Inspired by her own late mother’s long battle with multiple sclerosis, writer/director Emily Atef’s (“Molly’s Way,” “3 Days in Quiberon”) latest work, “More Than Ever,” delivers a poignant and well-acted story. Featuring Gaspard Ulliel’s last performance, the film asks its audience to face the reality of and ponder the inevitability of death as well as the line between those who have experienced a type of suffering and those who haven’t.
In her first of two films premiering at this year’s Un Certain Regard section at Cannes — the second being Marie Kreutzer’s brilliant “Corsage” — Vicky Krieps stars as Hélène, a 33-year-old woman struggling with idiopathic pulmonary fibrosis, a rare illness that impacts the lungs and causes breathing to become increasingly more difficult until the person eventually suffocates to death. When she becomes eligible to receive a lung transplant with a 50% success rate, she isn’t immediately on board with taking the risk and seems accepting of the fact that there is no other type of medical intervention and will thus die, much to the annoyance of her supportive husband Mathieu (Ulliel), who insists that she must continue to fight her illness in order to stay alive.
While looking up “what to do when you are dying” one night, Hélène comes across the blog of a Norwegian man who posts photos related to his cancer under the name “Mister” that stands out to her amongst the sea of cheesy and ingenuine inspirational quotes that cloud the Google search results. Soon after, Hélène strikes up a friendship with Mister, who she shares something in common with and is able to connect to in a way that isn’t possible with Mathieu and her other healthy loved ones. Fascinated by Mister and the quaint countryside location where he resides, Hélène decides to leave her entire life behind and escape to Norway and stay with Mister, whose real name is Bent (Bjørn Floberg). Once the film enters its Scandinavian half, Atef and co-writer Lars Hubrich make up for any minor faults that occur in the first half, taking advantage of Norway’s beautiful nature and using it as the backdrop for Hélène’s personal journey.
What sets “More Than Ever” apart from many films centered on people with terminal illnesses is that Hélène refuses to be defined by her illness, never letting it hinder her ability to live her daily life even if it causes her to end up relying on a respirator at the end of the stay, frequently testing limits by going on long walks and working up the courage to attend a dinner party where her friends tiptoe around her feelings. Although Mathieu maintains a positive outlook on her condition and believes that her unconventional decision to not go through with the transplant means that she is choosing to give up, Hélène knows what is right for herself and views the choice as a way of being able to take control of her own fate and not leave it in the hands of others.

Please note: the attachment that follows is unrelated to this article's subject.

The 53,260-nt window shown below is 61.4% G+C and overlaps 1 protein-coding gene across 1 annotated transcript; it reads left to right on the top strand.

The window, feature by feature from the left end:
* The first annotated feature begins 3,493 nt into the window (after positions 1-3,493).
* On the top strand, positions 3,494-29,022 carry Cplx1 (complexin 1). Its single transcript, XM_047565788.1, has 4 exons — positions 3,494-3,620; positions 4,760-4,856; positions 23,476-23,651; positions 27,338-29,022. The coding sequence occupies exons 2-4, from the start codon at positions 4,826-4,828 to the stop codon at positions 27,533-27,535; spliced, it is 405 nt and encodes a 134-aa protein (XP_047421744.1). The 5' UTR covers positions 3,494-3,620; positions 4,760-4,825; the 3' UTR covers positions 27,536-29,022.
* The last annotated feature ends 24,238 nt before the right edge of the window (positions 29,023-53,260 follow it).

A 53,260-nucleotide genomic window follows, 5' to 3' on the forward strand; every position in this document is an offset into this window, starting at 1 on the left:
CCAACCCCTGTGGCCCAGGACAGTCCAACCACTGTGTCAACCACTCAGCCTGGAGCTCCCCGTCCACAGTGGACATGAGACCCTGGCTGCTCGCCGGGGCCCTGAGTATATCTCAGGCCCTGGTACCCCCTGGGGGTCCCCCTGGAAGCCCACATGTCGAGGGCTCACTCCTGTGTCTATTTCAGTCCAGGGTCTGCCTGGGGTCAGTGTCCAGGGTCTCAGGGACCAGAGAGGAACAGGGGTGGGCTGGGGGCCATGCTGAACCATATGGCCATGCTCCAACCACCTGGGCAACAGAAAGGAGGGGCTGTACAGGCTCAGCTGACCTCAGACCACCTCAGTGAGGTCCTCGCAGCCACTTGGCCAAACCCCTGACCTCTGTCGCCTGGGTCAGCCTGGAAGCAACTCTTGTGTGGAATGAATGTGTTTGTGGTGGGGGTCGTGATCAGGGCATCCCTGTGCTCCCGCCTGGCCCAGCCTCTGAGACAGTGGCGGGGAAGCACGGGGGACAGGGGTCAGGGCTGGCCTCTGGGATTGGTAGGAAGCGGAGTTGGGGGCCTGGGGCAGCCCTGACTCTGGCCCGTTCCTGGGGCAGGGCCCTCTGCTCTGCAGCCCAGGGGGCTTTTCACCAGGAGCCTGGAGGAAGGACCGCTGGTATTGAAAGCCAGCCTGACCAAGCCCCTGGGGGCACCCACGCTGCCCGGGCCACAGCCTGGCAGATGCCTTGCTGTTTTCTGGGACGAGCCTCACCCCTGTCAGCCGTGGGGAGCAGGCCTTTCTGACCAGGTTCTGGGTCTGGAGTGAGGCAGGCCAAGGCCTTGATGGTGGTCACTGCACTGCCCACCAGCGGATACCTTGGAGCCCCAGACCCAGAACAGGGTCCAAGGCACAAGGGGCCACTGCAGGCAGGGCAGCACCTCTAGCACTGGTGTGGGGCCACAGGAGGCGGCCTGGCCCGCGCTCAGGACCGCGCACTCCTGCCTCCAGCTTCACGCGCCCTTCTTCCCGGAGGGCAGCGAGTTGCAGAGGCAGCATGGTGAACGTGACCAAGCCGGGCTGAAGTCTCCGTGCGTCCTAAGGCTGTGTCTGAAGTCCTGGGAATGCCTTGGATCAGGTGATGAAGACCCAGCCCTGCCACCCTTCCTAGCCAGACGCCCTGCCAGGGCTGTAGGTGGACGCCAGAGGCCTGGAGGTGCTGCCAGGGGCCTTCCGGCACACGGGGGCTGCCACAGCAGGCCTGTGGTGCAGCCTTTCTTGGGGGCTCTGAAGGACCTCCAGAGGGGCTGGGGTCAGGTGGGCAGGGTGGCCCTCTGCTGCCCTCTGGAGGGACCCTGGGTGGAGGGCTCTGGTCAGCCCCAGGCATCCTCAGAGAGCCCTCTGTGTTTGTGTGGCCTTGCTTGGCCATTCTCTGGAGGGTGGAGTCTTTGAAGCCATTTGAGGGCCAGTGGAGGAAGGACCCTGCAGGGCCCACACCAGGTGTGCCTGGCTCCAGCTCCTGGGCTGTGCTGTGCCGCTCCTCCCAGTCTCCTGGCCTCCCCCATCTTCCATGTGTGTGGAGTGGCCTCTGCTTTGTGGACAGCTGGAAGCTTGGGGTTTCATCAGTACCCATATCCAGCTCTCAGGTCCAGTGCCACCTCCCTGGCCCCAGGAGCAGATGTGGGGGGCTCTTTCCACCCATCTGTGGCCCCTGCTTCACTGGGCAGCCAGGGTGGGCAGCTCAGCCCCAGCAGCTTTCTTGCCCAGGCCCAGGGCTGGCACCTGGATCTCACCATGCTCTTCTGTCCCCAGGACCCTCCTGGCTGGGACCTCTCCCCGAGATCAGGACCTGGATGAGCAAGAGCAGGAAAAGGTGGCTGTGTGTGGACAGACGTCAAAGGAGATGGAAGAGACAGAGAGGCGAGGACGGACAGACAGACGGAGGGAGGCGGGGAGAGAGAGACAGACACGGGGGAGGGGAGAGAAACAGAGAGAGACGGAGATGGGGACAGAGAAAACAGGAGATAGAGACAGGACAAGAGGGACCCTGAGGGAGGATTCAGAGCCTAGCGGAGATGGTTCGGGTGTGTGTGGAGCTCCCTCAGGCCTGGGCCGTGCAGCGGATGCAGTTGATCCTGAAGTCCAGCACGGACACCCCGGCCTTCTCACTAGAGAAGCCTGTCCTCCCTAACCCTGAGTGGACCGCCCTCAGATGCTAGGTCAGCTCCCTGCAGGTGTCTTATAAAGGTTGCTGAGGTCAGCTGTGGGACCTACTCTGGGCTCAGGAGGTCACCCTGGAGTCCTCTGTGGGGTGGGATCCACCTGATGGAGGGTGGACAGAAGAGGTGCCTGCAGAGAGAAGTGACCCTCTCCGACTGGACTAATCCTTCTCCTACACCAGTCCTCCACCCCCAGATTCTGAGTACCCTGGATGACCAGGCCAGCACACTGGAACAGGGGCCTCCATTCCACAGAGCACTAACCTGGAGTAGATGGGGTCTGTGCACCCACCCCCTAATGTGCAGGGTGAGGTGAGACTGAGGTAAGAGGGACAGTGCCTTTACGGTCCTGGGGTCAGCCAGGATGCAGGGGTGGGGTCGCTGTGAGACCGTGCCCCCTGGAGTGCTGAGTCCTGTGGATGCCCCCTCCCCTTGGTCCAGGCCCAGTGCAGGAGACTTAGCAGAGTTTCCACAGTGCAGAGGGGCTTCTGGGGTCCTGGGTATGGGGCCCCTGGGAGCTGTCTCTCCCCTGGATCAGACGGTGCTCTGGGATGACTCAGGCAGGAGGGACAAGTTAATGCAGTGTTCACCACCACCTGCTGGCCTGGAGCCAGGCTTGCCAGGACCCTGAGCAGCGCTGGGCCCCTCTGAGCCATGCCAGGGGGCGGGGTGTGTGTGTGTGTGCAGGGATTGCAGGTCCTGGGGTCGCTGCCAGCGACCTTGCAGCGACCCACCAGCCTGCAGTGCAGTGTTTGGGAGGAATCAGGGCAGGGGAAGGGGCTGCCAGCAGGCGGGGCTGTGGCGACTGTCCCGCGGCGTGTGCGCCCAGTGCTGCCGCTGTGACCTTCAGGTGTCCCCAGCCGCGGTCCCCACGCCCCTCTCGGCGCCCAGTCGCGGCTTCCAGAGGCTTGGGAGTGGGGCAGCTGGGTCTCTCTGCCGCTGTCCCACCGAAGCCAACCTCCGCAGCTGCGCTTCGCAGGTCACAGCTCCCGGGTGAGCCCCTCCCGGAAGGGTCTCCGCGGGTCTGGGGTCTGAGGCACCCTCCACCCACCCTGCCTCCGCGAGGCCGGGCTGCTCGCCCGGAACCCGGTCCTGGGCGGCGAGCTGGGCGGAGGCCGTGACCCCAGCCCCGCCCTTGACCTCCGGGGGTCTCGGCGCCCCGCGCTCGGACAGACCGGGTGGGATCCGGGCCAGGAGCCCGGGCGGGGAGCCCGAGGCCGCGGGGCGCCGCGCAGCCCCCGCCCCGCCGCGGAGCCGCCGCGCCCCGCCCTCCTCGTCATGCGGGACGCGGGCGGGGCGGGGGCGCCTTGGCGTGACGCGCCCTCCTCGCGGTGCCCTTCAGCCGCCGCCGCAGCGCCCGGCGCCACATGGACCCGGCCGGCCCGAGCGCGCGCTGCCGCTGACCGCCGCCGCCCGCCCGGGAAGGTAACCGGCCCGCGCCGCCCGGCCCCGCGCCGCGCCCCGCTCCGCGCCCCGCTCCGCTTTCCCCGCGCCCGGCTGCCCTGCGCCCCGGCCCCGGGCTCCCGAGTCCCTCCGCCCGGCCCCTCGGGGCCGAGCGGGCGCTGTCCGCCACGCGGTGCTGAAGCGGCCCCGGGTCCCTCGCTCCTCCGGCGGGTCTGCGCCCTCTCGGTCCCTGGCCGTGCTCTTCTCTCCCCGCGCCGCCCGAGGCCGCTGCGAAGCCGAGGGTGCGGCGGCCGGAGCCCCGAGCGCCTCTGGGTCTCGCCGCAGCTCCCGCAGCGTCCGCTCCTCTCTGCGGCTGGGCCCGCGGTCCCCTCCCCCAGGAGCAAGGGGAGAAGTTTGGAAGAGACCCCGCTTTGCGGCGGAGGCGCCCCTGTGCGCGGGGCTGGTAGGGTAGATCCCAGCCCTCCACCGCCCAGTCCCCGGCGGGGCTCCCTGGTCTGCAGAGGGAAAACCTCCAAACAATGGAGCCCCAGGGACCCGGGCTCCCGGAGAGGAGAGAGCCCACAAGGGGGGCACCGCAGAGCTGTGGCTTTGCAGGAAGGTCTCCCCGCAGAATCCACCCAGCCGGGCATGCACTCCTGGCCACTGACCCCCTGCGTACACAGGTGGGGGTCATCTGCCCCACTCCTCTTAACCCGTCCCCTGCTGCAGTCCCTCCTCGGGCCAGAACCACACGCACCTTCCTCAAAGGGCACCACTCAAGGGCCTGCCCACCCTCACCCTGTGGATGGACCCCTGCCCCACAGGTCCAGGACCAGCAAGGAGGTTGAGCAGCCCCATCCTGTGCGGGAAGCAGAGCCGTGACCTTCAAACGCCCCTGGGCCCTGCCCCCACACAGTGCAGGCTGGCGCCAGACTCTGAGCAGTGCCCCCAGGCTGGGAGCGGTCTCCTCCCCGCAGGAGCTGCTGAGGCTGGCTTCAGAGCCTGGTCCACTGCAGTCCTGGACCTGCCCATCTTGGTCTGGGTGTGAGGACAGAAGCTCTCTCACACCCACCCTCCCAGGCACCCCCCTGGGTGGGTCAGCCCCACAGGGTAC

The late Ulliel, who tragically passed away in January 2022, is heartbreaking and restrained in his final on-screen role as Hélène’s stressed but continuously encouraging partner, and watching him perform given his recent death is difficult but adds an additional emotional layer to both his excellent performance and the film’s genuine exploration of death. Krieps — undoubtedly this year’s queen of Cannes — is at the top of her game here, imbuing the selfish Hélène with humanity and a complexity that resonates as she makes decisions that aren’t considered the norm but gives the audience a chance to understand why she is choosing this life path. The chemistry between the pair, who spend most of the first half together in their cozy Bordeaux apartment, is palpable, with Atef placing an emphasis on the many silences that occur between the couple, building their authentic intimacy and relationship dynamic. Bent, on the other hand, is thrown into the mix for the sole purpose of driving Hélène’s narrative forward while unfortunately remaining a one-note character who never gets the opportunity to receive more development. Regardless, Floberg gives a memorable turn as the film’s much-needed comic relief.
While “More Than Ever” spends much of its time concerned with Hélène’s way of dealing with her illness, the film is a love story at heart. Despite wanting Hélène to make the decision that could keep her alive, Mathieu’s love for her overrules any reasoning he comes up. He becomes supportive of her choices, like leaving everything behind for a relocation to Norway, and he ultimately joins her briefly in a third act that packs an emotional punch. For Hélène, being in Norway means being freed from any responsibilities awaiting her at home, with the lush landscapes filled with snow-capped mountains, vast spaces, and various bodies of water perfect for a quick swim, serving as a symbol of the impossibility of avoiding death while the natural world remains forever. [A]